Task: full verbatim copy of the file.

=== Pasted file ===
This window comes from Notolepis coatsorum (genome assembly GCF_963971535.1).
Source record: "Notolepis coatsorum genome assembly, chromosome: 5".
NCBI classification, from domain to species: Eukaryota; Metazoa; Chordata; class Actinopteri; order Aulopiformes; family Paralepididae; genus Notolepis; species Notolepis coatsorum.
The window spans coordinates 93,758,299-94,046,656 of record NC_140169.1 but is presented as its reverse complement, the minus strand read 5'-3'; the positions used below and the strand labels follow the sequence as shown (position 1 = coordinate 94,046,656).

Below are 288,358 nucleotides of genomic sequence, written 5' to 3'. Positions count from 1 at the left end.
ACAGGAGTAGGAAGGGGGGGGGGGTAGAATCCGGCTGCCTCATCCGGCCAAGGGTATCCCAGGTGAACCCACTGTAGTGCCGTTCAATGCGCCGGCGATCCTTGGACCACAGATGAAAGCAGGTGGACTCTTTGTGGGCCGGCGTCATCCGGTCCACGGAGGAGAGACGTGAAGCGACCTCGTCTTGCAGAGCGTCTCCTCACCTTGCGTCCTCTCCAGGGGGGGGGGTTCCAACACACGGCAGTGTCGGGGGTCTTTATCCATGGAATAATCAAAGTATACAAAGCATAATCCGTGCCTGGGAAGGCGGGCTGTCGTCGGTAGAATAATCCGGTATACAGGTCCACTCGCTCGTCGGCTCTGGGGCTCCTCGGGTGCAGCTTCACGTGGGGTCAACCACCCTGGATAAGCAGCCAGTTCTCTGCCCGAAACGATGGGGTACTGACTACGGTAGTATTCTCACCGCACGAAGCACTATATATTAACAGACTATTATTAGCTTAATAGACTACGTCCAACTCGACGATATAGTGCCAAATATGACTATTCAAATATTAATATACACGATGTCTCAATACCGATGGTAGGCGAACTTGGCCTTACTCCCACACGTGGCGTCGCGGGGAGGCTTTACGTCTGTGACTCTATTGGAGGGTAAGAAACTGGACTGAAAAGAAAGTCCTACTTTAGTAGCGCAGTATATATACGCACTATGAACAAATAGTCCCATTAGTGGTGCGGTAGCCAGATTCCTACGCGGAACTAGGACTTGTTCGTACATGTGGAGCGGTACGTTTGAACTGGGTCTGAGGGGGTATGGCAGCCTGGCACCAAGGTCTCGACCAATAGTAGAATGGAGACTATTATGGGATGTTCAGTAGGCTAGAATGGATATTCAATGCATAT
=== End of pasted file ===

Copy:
This window comes from Notolepis coatsorum (genome assembly GCF_963971535.1).
Source record: "Notolepis coatsorum genome assembly, chromosome: 5".
NCBI classification, from domain to species: Eukaryota; Metazoa; Chordata; class Actinopteri; order Aulopiformes; family Paralepididae; genus Notolepis; species Notolepis coatsorum.
The window spans coordinates 93,758,299-94,046,656 of record NC_140169.1 but is presented as its reverse complement, the minus strand read 5'-3'; the positions used below and the strand labels follow the sequence as shown (position 1 = coordinate 94,046,656).

Below are 288,358 nucleotides of genomic sequence, written 5' to 3'. Positions count from 1 at the left end.
ACAGGAGTAGGAAGGGGGGGGGGGTAGAATCCGGCTGCCTCATCCGGCCAAGGGTATCCCAGGTGAACCCACTGTAGTGCCGTTCAATGCGCCGGCGATCCTTGGACCACAGATGAAAGCAGGTGGACTCTTTGTGGGCCGGCGTCATCCGGTCCACGGAGGAGAGACGTGAAGCGACCTCGTCTTGCAGAGCGTCTCCTCACCTTGCGTCCTCTCCAGGGGGGGGGGTTCCAACACACGGCAGTGTCGGGGGTCTTTATCCATGGAATAATCAAAGTATACAAAGCATAATCCGTGCCTGGGAAGGCGGGCTGTCGTCGGTAGAATAATCCGGTATACAGGTCCACTCGCTCGTCGGCTCTGGGGCTCCTCGGGTGCAGCTTCACGTGGGGTCAACCACCCTGGATAAGCAGCCAGTTCTCTGCCCGAAACGATGGGGTACTGACTACGGTAGTATTCTCACCGCACGAAGCACTATATATTAACAGACTATTATTAGCTTAATAGACTACGTCCAACTCGACGATATAGTGCCAAATATGACTATTCAAATATTAATATACACGATGTCTCAATACCGATGGTAGGCGAACTTGGCCTTACTCCCACACGTGGCGTCGCGGGGAGGCTTTACGTCTGTGACTCTATTGGAGGGTAAGAAACTGGACTGAAAAGAAAGTCCTACTTTAGTAGCGCAGTATATATACGCACTATGAACAAATAGTCCCATTAGTGGTGCGGTAGCCAGATTCCTACGCGGAACTAGGACTTGTTCGTACATGTGGAGCGGTACGTTTGAACTGGGTCTGAGGGGGTATGGCAGCCTGGCACCAAGGTCTCGACCAATAGTAGAATGGAGACTATTATGGGATGTTCAGTAGGCTAGAATGGATATTCAATGCATAT